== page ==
All images © DC Comics. From CAPT. STORM #1, July-Aug 1964

In the early 1950s, editor and writer Robert Kanigher had taken on the war comics genre at DC and made it a great success. In 1964-65, he tried this new war title and had less success with it, it lasted only 18 issues. Kanigher’s favorite letterer was Gaspar Saladino, and Gaspar lettered stories in ten of the issues as well as two covers, filling in for regular DC cover letterer Ira Schnapp. The first of those is above. Unlike others who occasionally filled in for Ira, Saladino did not usually try to imitate him slavishly, but used his own tried and true styles from the inside pages he’d been doing at DC since late 1949. His balloon and caption lettering is wider and more angular than Schnapp’s, and his open letter title is also more angular than most of Ira’s.

From CAPT. STORM #16, Nov-Dec 1966

Gaspar’s second cover is full of action and drama, and so is his large caption. I don’t know why this title didn’t last longer, but I don’t think it was due to the art or lettering.

From CAPT. STORM #1, May-June 1964

The first issue had a book-length story with great Saladino lettering. War stories were his specialty at DC, he seemed to like doing them, and editor Kanigher used him whenever possible, though by this time Gaspar was also busy lettering many of editor Julius Schwartz’ superhero titles. Note Gaspar’s distinctive R in KILLER with a right leg that seems to be attached to a P, in other words, with the notch below the center of the horizontal bar.

From CAPT. STORM #2, July-Aug 1964

Saladino’s sound effects were often large and exciting, as on this page.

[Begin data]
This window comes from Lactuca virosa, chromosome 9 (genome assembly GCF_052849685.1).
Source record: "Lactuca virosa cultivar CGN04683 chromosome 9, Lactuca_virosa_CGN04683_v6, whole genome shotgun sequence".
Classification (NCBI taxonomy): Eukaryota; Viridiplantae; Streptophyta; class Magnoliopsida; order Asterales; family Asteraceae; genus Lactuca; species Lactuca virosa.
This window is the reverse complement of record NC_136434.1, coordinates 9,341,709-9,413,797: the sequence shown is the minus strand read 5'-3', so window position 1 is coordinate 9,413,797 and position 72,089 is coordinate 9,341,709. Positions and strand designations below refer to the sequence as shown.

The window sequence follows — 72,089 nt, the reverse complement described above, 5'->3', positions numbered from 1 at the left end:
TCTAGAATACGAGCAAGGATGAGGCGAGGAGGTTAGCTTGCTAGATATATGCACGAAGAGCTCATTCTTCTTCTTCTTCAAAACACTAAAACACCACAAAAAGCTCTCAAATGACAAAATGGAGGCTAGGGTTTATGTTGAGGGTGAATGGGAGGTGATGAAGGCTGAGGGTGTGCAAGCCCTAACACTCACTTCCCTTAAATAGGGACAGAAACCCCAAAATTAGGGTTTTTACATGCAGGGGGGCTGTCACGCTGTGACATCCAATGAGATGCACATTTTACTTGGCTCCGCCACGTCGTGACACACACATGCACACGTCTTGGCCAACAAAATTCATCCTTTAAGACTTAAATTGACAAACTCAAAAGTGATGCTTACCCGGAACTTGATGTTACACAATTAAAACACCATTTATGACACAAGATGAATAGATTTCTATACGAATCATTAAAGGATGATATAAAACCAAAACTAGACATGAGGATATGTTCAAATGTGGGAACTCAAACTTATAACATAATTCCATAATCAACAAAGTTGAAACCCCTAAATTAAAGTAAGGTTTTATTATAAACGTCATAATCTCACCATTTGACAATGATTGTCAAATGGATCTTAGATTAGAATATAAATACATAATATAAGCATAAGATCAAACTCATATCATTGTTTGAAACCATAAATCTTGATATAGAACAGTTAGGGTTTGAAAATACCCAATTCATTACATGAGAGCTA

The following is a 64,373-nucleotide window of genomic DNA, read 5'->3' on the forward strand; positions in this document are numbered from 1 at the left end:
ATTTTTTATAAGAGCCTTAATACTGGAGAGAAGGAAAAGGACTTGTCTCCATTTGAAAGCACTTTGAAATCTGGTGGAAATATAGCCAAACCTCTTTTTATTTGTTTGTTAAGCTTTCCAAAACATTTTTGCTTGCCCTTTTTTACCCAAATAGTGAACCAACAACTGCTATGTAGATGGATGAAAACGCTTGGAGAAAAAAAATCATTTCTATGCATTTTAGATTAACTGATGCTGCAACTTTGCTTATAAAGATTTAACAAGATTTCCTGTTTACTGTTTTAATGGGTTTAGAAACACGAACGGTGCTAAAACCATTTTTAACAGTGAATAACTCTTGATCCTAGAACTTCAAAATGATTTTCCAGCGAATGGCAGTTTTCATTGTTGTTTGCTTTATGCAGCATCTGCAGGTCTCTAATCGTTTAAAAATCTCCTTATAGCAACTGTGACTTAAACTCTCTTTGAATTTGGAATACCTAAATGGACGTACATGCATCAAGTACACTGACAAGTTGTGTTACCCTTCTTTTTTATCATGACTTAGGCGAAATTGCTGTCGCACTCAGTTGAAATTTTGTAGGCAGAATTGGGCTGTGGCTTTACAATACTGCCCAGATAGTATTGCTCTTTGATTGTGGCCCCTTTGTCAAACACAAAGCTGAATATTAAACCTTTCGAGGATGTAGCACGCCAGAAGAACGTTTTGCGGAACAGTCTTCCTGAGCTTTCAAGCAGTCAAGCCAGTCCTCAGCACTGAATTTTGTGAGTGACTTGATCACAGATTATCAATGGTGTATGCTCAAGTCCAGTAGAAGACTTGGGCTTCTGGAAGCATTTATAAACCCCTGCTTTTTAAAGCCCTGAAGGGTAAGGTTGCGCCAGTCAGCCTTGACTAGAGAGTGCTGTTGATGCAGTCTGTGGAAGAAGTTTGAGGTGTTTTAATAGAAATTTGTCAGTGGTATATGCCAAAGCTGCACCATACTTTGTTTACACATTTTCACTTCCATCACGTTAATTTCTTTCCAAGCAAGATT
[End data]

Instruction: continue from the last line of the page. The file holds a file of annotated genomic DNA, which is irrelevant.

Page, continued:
From CAPT. STORM #4, Nov-Dec 1964

More impressive action and exciting sound effects here. Saladino’s balloon and caption lettering was wider and a bit larger than most other DC letterers of the time, but the artist has left room for it so it doesn’t feel crowded. The wavy borders on some captions are just a way for Saladino to add interest.

From CAPT. STORM #6, March-April 1965

Some artists preferred to add their own sound effects when doing the art, and I think that was the case on this page with artist Irv Novick, as the letter shapes are not typical of Saladino, though he might have inked them. Gaspar preferred block letters on many of his war story titles, as here, but he still adds variety with some solid black and smaller sizes. Again note his characteristic R.

From CAPT. STORM #11, Jan-Feb 1966

On the other hand, if there was a way to visually enhance the title with a lettering effect, Gaspar would go for it, as with HOT in this one. I don’t think anyone has done better flaming letters than him, you can see them being consumed and turning to ash.

To sum up, Saladino lettered two covers on CAPT. STORM: 2 and 16, and the following stories. Where he did only one of two, the story number is in parentheses. In some cases the second story might be a reprint he lettered previously, but that won’t count here.

#1 May-June 1964 25pp

#2 July-Aug 1964: 15pp (1), Private Diary 1pp

#3 Sept-Oct 1964: 9pp (2)

#4 Nov-Dec 1964: 15pp, 9pp

#5 Jan-Feb 1965: 25pp

#6 March-April 1965: 15pp (1)

#7 May-June 1965: 15pp (1)

#8 July-Aug 1965: 14pp (1)

#11 Jan-Feb 1966: 15pp (1)

#12 March-April 1966: 15pp (1)

That’s a total of 173 pages on this title. Other articles in this series and more you might enjoy are on the COMICS CREATION page of my blog.

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